Sierra Club Says OG&E Coal Plants Spew Too Much Sulfur Dioxide
The Sierra Club on Thursday said two Oklahoma Gas & Electric coal-fired power plants are releasing too much sulfur dioxide, a compound that can cause respiratory disease, which they said endangers residents near Muskogee and Red Rock.
The environmental group commissioned a study that modeled the amount of sulfur dioxide released by the Sooner and Muskogee plants, and says both will violate federal clean air standards — when those standards are implemented.
As The Oklahoman’s Paul Monies reports, the Sierra Club acknowledges that neither plant is currently violating any law.
EPA established new standards for sulfur dioxide emissions in 2010, but their implementation has been delayed as the agency decides how to determine attainment. It is collecting comments on drafts of documents that states will use to implement the new standards. “We agree that there have been no formal declarations of nonattainment, and that is exactly our point,” said Whitney Pearson, organizer for the Sierra Club’s Beyond Coal campaign. “We are warning the state and OG&E that unless they reduce emissions, areas in Oklahoma will be designated as nonattainment for SO2 (sulfur dioxide) for the first time.”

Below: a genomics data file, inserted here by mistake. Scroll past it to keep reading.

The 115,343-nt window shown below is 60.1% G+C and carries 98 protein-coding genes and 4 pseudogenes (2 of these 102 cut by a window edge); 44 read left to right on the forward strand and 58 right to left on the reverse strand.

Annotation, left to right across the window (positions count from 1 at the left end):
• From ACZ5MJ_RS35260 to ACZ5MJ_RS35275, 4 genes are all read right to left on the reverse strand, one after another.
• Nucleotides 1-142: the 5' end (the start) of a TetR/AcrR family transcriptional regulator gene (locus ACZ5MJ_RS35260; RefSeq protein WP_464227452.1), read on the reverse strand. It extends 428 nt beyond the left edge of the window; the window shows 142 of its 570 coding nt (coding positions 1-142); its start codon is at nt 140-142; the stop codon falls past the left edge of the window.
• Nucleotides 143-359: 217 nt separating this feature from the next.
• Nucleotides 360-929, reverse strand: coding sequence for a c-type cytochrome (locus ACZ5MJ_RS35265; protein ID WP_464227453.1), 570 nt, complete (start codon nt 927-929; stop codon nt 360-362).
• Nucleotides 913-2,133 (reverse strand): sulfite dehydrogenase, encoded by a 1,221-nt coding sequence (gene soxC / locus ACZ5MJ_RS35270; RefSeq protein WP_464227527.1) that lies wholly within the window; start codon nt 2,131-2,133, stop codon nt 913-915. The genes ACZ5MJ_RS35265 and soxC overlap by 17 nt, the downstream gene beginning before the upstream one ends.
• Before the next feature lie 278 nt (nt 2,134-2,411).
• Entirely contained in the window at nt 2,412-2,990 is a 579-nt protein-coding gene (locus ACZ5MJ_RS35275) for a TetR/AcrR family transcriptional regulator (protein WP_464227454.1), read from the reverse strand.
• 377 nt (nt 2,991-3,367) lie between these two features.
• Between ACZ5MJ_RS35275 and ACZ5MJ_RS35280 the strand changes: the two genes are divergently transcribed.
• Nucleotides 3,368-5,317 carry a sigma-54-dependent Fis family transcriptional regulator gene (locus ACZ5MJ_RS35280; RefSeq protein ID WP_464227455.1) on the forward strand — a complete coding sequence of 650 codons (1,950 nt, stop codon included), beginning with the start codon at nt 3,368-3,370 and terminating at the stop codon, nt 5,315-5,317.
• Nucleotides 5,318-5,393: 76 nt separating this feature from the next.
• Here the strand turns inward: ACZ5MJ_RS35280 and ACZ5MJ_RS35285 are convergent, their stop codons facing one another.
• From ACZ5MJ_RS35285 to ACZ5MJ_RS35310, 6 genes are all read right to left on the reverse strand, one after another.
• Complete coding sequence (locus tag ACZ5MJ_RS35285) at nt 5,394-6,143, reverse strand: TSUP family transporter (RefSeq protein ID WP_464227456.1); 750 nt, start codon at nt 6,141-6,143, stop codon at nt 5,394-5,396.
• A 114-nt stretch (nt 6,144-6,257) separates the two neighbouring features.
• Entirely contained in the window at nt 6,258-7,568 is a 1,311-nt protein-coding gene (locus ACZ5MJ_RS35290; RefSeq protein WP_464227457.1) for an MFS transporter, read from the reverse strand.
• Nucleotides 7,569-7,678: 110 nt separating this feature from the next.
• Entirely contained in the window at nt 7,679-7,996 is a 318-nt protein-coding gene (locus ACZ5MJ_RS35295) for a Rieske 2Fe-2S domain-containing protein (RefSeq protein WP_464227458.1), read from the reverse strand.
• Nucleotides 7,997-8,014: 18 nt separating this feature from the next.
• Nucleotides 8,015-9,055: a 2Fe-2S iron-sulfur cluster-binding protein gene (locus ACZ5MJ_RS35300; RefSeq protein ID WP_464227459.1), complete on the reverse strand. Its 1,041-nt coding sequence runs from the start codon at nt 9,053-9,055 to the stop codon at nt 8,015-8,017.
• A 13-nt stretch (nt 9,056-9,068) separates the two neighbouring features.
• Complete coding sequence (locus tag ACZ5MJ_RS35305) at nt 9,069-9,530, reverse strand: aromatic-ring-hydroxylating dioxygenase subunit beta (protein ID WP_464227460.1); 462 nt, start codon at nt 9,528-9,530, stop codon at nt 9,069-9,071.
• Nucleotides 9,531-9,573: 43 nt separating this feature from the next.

For its part, OG&E says this just isn’t an issue for its coal plants:
“OG&E is in full compliance today with state and federal air standards,” spokesman Brian Alford said. “Our plants are continually monitored by the state. None of the actual monitoring data exceeds National Ambient Air Quality Standards.”
The EPA is working to implement the new sulfur dioxide standard, but hasn’t figured out exactly how yet. In the meantime, the Sierra Club’s modeling analysis shows that the Sooner and Muskogee plants will be out of compliance. But using these kinds of air quality models is controversial:
The issue of using modeling analyses or monitoring data is one that is hotly debated within air quality studies. EPA allows both types of measurements for assessing compliance with various regulations.